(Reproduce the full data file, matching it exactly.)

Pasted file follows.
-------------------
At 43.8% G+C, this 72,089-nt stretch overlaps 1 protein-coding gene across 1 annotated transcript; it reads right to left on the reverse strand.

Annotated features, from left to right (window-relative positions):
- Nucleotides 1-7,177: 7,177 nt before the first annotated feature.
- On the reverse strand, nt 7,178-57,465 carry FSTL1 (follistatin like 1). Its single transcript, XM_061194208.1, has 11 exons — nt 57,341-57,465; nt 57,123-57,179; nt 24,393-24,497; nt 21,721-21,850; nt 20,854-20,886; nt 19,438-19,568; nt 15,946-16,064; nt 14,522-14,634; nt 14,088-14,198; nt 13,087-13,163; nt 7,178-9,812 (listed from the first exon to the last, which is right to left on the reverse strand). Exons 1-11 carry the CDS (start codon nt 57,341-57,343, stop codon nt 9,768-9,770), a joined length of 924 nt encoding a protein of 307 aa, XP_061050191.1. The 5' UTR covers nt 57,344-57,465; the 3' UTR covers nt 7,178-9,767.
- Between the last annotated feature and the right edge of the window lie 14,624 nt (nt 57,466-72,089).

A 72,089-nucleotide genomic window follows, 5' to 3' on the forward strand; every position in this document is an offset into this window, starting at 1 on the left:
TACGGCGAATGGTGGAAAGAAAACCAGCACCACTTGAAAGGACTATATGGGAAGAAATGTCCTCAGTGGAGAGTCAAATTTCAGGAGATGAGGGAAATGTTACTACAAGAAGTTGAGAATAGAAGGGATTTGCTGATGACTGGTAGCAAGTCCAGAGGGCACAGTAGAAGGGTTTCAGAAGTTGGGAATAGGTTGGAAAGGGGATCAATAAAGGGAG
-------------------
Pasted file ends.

At 43.8% G+C, this 72,089-nt stretch overlaps 1 protein-coding gene across 1 annotated transcript; it reads right to left on the reverse strand.

Annotated features, from left to right (window-relative positions):
- Nucleotides 1-7,177: 7,177 nt before the first annotated feature.
- On the reverse strand, nt 7,178-57,465 carry FSTL1 (follistatin like 1). Its single transcript, XM_061194208.1, has 11 exons — nt 57,341-57,465; nt 57,123-57,179; nt 24,393-24,497; nt 21,721-21,850; nt 20,854-20,886; nt 19,438-19,568; nt 15,946-16,064; nt 14,522-14,634; nt 14,088-14,198; nt 13,087-13,163; nt 7,178-9,812 (listed from the first exon to the last, which is right to left on the reverse strand). Exons 1-11 carry the CDS (start codon nt 57,341-57,343, stop codon nt 9,768-9,770), a joined length of 924 nt encoding a protein of 307 aa, XP_061050191.1. The 5' UTR covers nt 57,344-57,465; the 3' UTR covers nt 7,178-9,767.
- Between the last annotated feature and the right edge of the window lie 14,624 nt (nt 57,466-72,089).

A 72,089-nucleotide genomic window follows, 5' to 3' on the forward strand; every position in this document is an offset into this window, starting at 1 on the left:
TACGGCGAATGGTGGAAAGAAAACCAGCACCACTTGAAAGGACTATATGGGAAGAAATGTCCTCAGTGGAGAGTCAAATTTCAGGAGATGAGGGAAATGTTACTACAAGAAGTTGAGAATAGAAGGGATTTGCTGATGACTGGTAGCAAGTCCAGAGGGCACAGTAGAAGGGTTTCAGAAGTTGGGAATAGGTTGGAAAGGGGATCAATAAAGGGAG